Reprogramming Pluripotent Stem Cell Towards Totipotency

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Totipotent cells have the highest developmental potential and can only be created by nuclear transfer into oocytes. Identities of maternal factors that can induce this reprogramming remain a mystery. In this report, we demonstrate induction of totipotency on mouse embryonic stem cells by introducing six factors, Hist1h2aa, H3f3b, H1foo, p-Npm2, Zscan4d, and Ubtfl1. We observed dose-dependent increases in the MuERV-L endogenous retrovirus expression, typically seen in totipotent 2-cell stage blastomere, and adding p150 siRNA and trichostatin A further increased the expression. These cells, which we designated iTLCs (induced totipotent-like cells), had upregulation of totipotent genes but downregulation of pluripotent and differentiation genes, suggesting a distinct shift towards the totipotent state. Furthermore, iTLCs displayed unusually large nuclei, a characteristic of zygotic genome activation (ZGA). Also, iTLCs showed telomere lengthening and were able to be cultured in totipotent condition. Meanwhile, iTLCs did not show malignant transformations as indicated by normal karyotypes, inability to grow in nutrient-deprived condition, and sensitivity to contact inhibition. iTLCs demonstrated expanded cell fate potential by differentiating into all three distinct lineages of the pre-implantation embryo and expressed markers for both embryonic and extraembryonic lineages. RNAseq data showed remarkable similarities between iTLCs and totipotent cells. Early ZGA genes were strongly upregulated in iTLCs, indicating active totipotent state. When reprogrammed with factors only for an extended period, we observed cells resembling various stages of embryogenesis. These data suggest that pluripotent stem cells can be reprogrammed toward totipotent state without the need of oocytes and raise the tantalizing possibility of creating totipotent cells.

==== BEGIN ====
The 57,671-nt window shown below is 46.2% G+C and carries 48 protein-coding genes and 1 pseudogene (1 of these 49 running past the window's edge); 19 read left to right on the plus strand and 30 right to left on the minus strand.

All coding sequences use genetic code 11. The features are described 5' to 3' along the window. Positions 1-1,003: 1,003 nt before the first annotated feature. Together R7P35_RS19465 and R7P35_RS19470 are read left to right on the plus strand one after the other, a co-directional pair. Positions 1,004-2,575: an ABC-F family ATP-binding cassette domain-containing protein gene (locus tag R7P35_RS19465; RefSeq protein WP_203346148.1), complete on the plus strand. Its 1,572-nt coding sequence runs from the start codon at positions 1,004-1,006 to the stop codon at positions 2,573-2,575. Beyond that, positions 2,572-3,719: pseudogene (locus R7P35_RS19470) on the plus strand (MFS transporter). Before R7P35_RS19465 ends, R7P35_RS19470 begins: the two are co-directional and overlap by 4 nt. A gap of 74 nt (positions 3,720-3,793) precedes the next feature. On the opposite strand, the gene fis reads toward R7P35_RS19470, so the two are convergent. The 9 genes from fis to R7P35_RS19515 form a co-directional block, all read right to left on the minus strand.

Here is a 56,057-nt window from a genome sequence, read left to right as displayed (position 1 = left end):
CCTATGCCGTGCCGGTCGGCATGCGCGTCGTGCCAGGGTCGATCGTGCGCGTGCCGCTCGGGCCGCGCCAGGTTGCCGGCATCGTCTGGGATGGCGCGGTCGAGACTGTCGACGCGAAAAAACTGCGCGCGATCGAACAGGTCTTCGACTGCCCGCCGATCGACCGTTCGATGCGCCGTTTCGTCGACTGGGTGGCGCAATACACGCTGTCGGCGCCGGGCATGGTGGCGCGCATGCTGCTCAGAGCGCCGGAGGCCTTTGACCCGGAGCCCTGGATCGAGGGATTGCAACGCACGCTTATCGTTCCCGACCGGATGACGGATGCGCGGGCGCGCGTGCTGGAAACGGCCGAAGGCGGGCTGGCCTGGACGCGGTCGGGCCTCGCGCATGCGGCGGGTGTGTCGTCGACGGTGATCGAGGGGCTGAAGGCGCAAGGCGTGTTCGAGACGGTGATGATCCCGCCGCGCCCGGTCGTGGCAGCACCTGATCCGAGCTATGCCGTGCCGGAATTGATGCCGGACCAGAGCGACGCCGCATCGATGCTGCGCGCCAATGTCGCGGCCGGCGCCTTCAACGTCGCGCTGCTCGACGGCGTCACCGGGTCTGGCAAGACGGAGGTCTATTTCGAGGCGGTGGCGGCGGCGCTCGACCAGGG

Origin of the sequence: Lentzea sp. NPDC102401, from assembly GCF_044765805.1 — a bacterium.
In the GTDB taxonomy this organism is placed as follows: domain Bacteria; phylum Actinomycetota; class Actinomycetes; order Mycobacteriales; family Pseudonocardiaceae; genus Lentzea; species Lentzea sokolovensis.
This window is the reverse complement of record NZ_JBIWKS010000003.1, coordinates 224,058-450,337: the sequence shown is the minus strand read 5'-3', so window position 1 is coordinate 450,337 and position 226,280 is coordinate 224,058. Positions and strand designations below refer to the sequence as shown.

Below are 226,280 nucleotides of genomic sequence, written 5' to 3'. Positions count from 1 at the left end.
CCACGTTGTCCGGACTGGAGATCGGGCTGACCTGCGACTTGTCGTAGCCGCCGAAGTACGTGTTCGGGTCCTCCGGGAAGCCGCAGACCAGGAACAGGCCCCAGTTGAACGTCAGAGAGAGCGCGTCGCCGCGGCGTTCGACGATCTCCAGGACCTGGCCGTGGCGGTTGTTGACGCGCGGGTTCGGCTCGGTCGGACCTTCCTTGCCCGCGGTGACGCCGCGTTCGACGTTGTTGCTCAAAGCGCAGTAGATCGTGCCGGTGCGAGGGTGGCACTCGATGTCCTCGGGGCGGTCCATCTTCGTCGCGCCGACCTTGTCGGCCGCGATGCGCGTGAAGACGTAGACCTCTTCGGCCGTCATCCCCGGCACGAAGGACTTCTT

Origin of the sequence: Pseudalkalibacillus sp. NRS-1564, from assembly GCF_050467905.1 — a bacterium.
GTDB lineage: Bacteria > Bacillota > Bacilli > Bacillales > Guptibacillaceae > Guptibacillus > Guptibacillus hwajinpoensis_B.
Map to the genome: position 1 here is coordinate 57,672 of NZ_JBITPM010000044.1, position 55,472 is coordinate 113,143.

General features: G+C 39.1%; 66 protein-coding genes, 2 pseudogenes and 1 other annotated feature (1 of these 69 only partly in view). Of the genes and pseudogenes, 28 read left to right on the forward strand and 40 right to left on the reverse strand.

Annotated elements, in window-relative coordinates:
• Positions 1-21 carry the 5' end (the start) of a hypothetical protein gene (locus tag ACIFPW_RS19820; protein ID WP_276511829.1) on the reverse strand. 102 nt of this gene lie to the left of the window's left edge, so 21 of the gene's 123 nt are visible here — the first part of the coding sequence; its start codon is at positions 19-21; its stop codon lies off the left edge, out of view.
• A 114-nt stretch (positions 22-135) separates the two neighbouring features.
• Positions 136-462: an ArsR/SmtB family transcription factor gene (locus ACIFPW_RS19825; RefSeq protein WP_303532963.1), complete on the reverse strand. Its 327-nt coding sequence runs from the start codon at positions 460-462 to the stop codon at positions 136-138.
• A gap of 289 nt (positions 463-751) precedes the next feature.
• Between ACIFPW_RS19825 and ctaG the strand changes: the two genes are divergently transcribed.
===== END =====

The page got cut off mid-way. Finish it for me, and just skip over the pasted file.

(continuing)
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  • 01/25/2019
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